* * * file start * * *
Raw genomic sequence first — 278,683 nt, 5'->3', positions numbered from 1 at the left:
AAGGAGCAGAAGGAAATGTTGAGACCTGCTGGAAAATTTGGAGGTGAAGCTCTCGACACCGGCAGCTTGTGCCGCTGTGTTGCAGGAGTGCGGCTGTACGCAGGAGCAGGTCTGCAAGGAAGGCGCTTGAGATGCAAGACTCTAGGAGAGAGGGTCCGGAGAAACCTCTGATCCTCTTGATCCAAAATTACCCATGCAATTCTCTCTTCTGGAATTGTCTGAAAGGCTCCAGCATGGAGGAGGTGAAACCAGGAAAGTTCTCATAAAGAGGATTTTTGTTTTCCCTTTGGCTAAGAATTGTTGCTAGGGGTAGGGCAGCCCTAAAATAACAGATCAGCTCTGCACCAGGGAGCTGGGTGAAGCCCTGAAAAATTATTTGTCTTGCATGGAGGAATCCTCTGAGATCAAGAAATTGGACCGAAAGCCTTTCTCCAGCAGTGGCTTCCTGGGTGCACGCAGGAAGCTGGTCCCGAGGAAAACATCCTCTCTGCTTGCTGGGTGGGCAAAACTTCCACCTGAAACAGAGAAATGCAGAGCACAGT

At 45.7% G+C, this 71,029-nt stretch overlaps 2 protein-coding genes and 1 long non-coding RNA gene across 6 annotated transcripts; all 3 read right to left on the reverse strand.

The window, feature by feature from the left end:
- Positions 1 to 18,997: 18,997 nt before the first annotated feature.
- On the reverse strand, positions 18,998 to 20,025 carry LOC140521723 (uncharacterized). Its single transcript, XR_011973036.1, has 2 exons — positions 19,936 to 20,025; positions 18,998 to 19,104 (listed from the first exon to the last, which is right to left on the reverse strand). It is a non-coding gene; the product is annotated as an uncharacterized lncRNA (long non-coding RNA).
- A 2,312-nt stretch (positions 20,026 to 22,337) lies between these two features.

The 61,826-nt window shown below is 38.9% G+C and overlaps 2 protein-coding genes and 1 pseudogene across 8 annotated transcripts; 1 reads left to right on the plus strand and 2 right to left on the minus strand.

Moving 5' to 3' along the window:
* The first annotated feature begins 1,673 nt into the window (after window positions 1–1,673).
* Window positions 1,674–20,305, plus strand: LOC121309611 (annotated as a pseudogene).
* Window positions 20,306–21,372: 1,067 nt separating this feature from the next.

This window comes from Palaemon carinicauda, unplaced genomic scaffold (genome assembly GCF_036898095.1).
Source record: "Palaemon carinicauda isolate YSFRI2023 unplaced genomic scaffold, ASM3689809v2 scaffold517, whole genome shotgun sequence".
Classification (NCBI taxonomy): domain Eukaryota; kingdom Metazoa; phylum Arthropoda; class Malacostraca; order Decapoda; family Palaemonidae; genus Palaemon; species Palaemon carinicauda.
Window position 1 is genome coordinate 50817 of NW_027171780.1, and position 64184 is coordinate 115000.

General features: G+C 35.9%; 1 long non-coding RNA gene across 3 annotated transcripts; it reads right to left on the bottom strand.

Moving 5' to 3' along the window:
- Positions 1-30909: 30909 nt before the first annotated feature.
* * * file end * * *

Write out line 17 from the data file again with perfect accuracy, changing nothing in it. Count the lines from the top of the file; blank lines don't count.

General features: G+C 35.9%; 1 long non-coding RNA gene across 3 annotated transcripts; it reads right to left on the bottom strand.